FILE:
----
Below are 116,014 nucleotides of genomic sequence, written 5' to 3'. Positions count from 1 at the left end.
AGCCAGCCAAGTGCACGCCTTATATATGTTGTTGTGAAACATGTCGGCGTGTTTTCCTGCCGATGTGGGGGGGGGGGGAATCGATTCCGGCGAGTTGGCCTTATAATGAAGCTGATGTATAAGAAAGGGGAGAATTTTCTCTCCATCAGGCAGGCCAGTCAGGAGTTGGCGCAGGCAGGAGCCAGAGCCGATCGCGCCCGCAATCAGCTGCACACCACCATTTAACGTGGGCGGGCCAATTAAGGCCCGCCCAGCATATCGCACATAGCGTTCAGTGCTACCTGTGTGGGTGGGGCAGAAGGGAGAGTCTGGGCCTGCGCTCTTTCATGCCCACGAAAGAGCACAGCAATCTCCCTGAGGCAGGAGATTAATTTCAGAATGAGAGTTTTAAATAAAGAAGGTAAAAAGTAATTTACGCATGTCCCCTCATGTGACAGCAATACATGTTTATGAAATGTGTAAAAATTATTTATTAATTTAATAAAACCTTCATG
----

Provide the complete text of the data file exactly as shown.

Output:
Below are 116,014 nucleotides of genomic sequence, written 5' to 3'. Positions count from 1 at the left end.
AGCCAGCCAAGTGCACGCCTTATATATGTTGTTGTGAAACATGTCGGCGTGTTTTCCTGCCGATGTGGGGGGGGGGGGAATCGATTCCGGCGAGTTGGCCTTATAATGAAGCTGATGTATAAGAAAGGGGAGAATTTTCTCTCCATCAGGCAGGCCAGTCAGGAGTTGGCGCAGGCAGGAGCCAGAGCCGATCGCGCCCGCAATCAGCTGCACACCACCATTTAACGTGGGCGGGCCAATTAAGGCCCGCCCAGCATATCGCACATAGCGTTCAGTGCTACCTGTGTGGGTGGGGCAGAAGGGAGAGTCTGGGCCTGCGCTCTTTCATGCCCACGAAAGAGCACAGCAATCTCCCTGAGGCAGGAGATTAATTTCAGAATGAGAGTTTTAAATAAAGAAGGTAAAAAGTAATTTACGCATGTCCCCTCATGTGACAGCAATACATGTTTATGAAATGTGTAAAAATTATTTATTAATTTAATAAAACCTTCATG